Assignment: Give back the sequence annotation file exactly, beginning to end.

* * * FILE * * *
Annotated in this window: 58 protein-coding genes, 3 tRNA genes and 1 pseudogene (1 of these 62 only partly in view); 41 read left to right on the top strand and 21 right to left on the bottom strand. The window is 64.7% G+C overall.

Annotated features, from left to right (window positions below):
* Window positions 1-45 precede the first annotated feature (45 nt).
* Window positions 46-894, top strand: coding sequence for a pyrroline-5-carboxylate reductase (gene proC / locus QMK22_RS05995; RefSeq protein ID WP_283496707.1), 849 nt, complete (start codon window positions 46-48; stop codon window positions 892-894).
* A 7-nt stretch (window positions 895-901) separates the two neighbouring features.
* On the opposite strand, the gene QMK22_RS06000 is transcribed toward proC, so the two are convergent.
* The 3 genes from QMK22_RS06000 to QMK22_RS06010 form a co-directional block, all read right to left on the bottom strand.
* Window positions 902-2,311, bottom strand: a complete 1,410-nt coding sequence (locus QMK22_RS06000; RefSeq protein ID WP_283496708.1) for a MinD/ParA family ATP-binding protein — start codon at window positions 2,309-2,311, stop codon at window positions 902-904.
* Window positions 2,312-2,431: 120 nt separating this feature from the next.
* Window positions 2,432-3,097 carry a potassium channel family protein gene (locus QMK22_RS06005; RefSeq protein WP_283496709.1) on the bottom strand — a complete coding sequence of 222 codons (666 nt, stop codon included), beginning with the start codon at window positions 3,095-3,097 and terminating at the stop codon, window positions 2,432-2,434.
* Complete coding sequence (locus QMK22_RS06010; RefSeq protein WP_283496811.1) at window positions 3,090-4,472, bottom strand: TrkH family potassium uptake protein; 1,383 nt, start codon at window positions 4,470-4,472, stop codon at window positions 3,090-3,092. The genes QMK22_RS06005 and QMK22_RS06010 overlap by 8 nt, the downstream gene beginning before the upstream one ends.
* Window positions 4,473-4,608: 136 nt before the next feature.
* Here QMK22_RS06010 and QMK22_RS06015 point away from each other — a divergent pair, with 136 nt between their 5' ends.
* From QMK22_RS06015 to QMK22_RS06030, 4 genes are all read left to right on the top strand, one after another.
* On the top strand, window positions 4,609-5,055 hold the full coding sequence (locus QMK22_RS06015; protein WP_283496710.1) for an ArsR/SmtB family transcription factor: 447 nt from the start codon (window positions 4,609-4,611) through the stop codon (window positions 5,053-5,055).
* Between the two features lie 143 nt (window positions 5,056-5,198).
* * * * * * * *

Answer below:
Annotated in this window: 58 protein-coding genes, 3 tRNA genes and 1 pseudogene (1 of these 62 only partly in view); 41 read left to right on the top strand and 21 right to left on the bottom strand. The window is 64.7% G+C overall.

Annotated features, from left to right (window positions below):
* Window positions 1-45 precede the first annotated feature (45 nt).
* Window positions 46-894, top strand: coding sequence for a pyrroline-5-carboxylate reductase (gene proC / locus QMK22_RS05995; RefSeq protein ID WP_283496707.1), 849 nt, complete (start codon window positions 46-48; stop codon window positions 892-894).
* A 7-nt stretch (window positions 895-901) separates the two neighbouring features.
* On the opposite strand, the gene QMK22_RS06000 is transcribed toward proC, so the two are convergent.
* The 3 genes from QMK22_RS06000 to QMK22_RS06010 form a co-directional block, all read right to left on the bottom strand.
* Window positions 902-2,311, bottom strand: a complete 1,410-nt coding sequence (locus QMK22_RS06000; RefSeq protein ID WP_283496708.1) for a MinD/ParA family ATP-binding protein — start codon at window positions 2,309-2,311, stop codon at window positions 902-904.
* Window positions 2,312-2,431: 120 nt separating this feature from the next.
* Window positions 2,432-3,097 carry a potassium channel family protein gene (locus QMK22_RS06005; RefSeq protein WP_283496709.1) on the bottom strand — a complete coding sequence of 222 codons (666 nt, stop codon included), beginning with the start codon at window positions 3,095-3,097 and terminating at the stop codon, window positions 2,432-2,434.
* Complete coding sequence (locus QMK22_RS06010; RefSeq protein WP_283496811.1) at window positions 3,090-4,472, bottom strand: TrkH family potassium uptake protein; 1,383 nt, start codon at window positions 4,470-4,472, stop codon at window positions 3,090-3,092. The genes QMK22_RS06005 and QMK22_RS06010 overlap by 8 nt, the downstream gene beginning before the upstream one ends.
* Window positions 4,473-4,608: 136 nt before the next feature.
* Here QMK22_RS06010 and QMK22_RS06015 point away from each other — a divergent pair, with 136 nt between their 5' ends.
* From QMK22_RS06015 to QMK22_RS06030, 4 genes are all read left to right on the top strand, one after another.
* On the top strand, window positions 4,609-5,055 hold the full coding sequence (locus QMK22_RS06015; protein WP_283496710.1) for an ArsR/SmtB family transcription factor: 447 nt from the start codon (window positions 4,609-4,611) through the stop codon (window positions 5,053-5,055).
* Between the two features lie 143 nt (window positions 5,056-5,198).